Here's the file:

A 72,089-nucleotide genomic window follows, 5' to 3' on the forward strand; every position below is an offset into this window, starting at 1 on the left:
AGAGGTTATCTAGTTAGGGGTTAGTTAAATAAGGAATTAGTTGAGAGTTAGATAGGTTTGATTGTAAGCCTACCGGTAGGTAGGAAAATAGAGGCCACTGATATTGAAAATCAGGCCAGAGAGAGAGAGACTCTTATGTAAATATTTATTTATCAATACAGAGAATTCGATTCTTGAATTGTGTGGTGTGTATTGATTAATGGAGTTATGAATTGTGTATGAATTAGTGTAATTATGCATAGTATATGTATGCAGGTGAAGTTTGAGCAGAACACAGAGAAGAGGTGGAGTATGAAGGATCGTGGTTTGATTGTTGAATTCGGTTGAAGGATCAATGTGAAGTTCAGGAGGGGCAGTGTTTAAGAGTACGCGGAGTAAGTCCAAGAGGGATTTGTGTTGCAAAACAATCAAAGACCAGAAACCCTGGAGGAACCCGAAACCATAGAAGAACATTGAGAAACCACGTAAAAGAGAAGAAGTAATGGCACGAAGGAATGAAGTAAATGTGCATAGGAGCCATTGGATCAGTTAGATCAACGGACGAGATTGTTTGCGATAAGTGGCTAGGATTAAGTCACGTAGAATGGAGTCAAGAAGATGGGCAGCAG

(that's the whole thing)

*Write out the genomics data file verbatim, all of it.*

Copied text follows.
A 72,089-nucleotide genomic window follows, 5' to 3' on the forward strand; every position below is an offset into this window, starting at 1 on the left:
AGAGGTTATCTAGTTAGGGGTTAGTTAAATAAGGAATTAGTTGAGAGTTAGATAGGTTTGATTGTAAGCCTACCGGTAGGTAGGAAAATAGAGGCCACTGATATTGAAAATCAGGCCAGAGAGAGAGAGACTCTTATGTAAATATTTATTTATCAATACAGAGAATTCGATTCTTGAATTGTGTGGTGTGTATTGATTAATGGAGTTATGAATTGTGTATGAATTAGTGTAATTATGCATAGTATATGTATGCAGGTGAAGTTTGAGCAGAACACAGAGAAGAGGTGGAGTATGAAGGATCGTGGTTTGATTGTTGAATTCGGTTGAAGGATCAATGTGAAGTTCAGGAGGGGCAGTGTTTAAGAGTACGCGGAGTAAGTCCAAGAGGGATTTGTGTTGCAAAACAATCAAAGACCAGAAACCCTGGAGGAACCCGAAACCATAGAAGAACATTGAGAAACCACGTAAAAGAGAAGAAGTAATGGCACGAAGGAATGAAGTAAATGTGCATAGGAGCCATTGGATCAGTTAGATCAACGGACGAGATTGTTTGCGATAAGTGGCTAGGATTAAGTCACGTAGAATGGAGTCAAGAAGATGGGCAGCAG